Ahh, no. Strength coaches are strength coaches, not sport coaches. We are support staff, and no matter how much money you get paid, no matter how much responsibility you are given or how much some coaches like you, that's what we are. To be successful and master the challenges written above is where leadership comes in to separate the ones who make it from the ones who don’t. Here are some tips that I have seen over the years that will help you overcome the obstacles thrown your way.

weight management business

1. Start Strong

Be a presence from day one. Don't be a jackass, but let everyone know you are there and it is going to be done your way. Change the weight room around, implement new warm-ups, staff gear, weight room cleaner, etc. Do something that is visible and tangible so the athletes, coaches, and administrators know things are going to be different.

2. Build Relationships

Get to know coaches and players as much as you can without crossing the line. Find out what they want, where they want to go, and what makes them tick — then give it to them. The secret to success is giving people what they want. If they want to be treated in a first-class manner, do it. If they want to be trained like an NFL player, do it! Hold them accountable to where they want to go and you can move mountains together.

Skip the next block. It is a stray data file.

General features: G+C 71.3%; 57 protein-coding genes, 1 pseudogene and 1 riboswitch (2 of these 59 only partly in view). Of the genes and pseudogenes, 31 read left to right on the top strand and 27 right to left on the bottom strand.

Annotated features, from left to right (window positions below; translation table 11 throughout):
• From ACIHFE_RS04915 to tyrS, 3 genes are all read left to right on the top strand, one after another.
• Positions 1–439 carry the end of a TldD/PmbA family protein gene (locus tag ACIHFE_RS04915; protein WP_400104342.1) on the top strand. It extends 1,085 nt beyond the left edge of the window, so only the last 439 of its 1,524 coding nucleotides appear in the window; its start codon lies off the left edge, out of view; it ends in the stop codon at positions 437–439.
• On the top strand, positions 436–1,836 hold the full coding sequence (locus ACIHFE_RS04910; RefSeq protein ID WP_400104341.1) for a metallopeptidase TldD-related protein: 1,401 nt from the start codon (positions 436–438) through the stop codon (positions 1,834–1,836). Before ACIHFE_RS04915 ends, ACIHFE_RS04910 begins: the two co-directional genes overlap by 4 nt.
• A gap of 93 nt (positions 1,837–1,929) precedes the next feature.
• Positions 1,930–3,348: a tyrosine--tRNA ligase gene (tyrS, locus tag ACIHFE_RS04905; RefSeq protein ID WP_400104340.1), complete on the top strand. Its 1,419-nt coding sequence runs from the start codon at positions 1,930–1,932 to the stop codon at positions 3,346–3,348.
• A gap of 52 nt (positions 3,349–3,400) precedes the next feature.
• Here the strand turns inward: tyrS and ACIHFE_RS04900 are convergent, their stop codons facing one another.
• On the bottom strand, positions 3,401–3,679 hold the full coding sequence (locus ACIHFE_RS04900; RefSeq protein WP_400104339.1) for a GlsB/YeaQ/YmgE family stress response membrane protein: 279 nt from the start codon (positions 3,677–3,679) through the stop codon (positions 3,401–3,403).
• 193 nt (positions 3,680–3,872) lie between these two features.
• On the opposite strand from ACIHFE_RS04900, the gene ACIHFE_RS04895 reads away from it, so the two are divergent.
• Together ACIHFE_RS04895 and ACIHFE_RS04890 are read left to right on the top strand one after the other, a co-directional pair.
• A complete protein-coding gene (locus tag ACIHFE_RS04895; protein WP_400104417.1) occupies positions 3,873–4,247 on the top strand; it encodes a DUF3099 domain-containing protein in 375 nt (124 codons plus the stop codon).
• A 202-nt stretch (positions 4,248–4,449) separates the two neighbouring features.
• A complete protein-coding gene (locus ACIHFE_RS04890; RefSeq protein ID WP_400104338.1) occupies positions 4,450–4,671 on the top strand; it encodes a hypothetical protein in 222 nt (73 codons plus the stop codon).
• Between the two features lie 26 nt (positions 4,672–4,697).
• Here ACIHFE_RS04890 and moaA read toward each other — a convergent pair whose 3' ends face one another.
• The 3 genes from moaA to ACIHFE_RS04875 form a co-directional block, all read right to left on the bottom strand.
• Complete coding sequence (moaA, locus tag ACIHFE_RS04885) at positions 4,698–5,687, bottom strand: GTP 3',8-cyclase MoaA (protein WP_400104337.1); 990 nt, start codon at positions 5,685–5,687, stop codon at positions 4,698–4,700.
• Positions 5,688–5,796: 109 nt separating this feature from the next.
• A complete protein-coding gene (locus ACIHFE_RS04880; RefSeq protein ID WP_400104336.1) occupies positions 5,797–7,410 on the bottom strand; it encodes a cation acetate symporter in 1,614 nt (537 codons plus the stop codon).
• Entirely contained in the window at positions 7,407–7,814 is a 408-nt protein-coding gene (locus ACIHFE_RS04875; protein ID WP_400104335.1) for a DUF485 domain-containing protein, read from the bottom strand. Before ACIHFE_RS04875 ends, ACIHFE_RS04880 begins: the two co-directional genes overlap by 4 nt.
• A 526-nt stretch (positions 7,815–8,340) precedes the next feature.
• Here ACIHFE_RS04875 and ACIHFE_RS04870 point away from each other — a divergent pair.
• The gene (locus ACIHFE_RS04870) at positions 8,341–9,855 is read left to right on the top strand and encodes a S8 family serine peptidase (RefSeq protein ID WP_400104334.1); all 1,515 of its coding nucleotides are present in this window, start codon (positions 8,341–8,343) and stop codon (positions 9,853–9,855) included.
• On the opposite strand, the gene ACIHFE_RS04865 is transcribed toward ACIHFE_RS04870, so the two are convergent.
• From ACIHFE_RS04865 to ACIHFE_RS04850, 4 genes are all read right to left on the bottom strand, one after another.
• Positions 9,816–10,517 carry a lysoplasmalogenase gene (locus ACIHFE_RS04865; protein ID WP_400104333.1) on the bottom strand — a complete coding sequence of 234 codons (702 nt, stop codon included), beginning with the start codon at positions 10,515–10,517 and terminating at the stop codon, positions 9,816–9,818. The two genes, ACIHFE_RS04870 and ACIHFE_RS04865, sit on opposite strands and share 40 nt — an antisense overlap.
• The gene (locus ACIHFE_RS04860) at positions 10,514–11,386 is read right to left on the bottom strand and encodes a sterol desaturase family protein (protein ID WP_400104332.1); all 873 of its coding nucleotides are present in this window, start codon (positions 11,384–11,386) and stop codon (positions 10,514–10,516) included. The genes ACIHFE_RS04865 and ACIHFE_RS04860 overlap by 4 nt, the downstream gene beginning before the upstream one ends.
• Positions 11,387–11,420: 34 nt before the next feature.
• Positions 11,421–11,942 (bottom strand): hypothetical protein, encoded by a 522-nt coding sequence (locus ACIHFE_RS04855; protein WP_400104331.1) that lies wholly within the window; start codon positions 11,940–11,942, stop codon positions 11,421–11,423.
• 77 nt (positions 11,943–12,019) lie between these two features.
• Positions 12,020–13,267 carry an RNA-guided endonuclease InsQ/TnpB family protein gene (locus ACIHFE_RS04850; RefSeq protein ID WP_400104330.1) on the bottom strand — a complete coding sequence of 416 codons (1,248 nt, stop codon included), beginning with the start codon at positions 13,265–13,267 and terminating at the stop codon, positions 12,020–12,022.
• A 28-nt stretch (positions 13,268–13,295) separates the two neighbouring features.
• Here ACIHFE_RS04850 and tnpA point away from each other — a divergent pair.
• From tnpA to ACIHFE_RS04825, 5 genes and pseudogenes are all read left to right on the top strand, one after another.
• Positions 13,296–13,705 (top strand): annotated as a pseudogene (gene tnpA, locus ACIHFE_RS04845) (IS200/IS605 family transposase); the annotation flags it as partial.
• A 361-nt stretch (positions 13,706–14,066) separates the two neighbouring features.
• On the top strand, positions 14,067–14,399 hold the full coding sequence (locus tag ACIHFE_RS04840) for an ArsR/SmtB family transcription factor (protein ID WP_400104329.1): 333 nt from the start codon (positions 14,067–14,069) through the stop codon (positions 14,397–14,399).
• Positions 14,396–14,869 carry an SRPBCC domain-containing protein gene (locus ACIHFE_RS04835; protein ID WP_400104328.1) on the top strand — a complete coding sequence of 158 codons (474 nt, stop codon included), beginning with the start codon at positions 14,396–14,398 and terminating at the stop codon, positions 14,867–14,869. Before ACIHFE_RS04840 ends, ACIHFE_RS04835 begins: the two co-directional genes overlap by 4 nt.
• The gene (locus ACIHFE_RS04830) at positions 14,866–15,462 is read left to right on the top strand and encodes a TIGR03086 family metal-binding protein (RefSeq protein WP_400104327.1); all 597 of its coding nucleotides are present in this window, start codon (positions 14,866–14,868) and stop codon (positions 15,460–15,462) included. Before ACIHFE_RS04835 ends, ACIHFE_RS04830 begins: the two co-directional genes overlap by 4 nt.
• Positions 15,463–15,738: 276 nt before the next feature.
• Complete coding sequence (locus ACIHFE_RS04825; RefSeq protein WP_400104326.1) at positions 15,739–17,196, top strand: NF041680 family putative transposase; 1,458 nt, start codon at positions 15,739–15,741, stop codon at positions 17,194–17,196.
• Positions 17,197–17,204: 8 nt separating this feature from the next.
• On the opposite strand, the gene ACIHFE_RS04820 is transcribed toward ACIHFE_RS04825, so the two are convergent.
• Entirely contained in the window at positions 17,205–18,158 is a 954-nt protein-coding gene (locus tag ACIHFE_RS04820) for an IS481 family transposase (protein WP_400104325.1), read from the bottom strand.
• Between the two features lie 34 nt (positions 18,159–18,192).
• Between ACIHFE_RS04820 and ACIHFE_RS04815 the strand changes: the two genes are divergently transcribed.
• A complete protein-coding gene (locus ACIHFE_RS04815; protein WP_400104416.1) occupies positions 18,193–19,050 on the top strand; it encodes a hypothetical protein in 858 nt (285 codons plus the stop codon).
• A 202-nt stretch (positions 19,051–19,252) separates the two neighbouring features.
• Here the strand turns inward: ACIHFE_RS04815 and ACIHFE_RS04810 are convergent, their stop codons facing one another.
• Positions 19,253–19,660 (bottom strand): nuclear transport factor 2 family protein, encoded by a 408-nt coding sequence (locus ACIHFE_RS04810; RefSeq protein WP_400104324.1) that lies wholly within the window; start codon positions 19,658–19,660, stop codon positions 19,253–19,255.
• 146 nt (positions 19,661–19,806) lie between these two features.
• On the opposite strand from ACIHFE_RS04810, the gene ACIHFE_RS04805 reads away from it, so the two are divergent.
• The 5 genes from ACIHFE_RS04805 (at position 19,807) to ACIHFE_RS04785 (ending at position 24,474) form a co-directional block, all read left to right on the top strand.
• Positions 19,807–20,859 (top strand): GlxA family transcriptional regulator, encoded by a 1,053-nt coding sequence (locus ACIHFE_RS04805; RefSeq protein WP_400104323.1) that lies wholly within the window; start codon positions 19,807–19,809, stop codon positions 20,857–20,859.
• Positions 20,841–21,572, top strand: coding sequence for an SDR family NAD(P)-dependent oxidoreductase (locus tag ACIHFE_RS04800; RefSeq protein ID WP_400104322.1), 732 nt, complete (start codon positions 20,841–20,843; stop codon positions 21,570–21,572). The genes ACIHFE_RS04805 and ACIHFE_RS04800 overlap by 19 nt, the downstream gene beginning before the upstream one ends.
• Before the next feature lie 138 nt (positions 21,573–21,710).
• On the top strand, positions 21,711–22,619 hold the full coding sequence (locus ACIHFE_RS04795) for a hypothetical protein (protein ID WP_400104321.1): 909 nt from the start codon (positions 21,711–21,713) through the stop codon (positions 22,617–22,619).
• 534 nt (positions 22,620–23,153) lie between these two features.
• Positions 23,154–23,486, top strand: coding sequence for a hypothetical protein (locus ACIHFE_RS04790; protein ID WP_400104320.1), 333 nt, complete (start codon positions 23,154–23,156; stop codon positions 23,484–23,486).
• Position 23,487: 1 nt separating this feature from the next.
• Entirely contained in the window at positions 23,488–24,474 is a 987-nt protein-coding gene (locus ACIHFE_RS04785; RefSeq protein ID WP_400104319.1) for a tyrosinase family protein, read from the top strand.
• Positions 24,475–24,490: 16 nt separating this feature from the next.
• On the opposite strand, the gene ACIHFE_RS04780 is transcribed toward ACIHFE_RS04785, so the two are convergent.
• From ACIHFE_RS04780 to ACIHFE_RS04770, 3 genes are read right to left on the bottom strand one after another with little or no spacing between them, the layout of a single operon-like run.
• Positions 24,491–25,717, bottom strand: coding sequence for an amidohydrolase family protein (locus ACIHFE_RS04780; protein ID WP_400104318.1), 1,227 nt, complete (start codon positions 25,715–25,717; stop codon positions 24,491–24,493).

3. Set Standards

I have said this in countless articles: set high standards and hold them to it. Touch the line means touch the line. Once you and your staff hold athletes to those standards and don’t give in, they will conform. This is the start of building your culture.

4. Build Your Culture

It is the most talked about area of sports right now, as it should be. Culture is the process that you want to follow to help your teams and athletes achieve their goals. We answer to a lot of different people, but establishing a culture of hard work, discipline, standards, and accountability in the weight room will go a long way in answering a lot of questions before they are even asked.

5. Communicate

Communication with all parties involved is imperative. Don’t take anything for granted. "I thought" or "I assumed" doesn’t cut it in this day and age. Please don’t do it all by email either. Face-to-face interaction goes a long way in this business.

6. Be Innovative

Stay on the cutting edge. Be open to new ideas. Do not do anything that goes against the culture or standards you and your staff have set, but if a sport coach wants you to add a drill or an exercise, it isn’t going to kill you. It will help you in the long run.

7. Value Trust, Care, and Commitment

This is a two-way street. Can you trust the athlete to do what they are supposed to do? Does the athlete care about themselves and the team? Are they committed to being the best they can be? The same should be asked of you. Can they trust the strength coach to do what they are supposed to do? Does the strength coach care about the team? Is the strength coach committed to being the best they can be?

If you can answer yes to all of these, you are well on your way to success!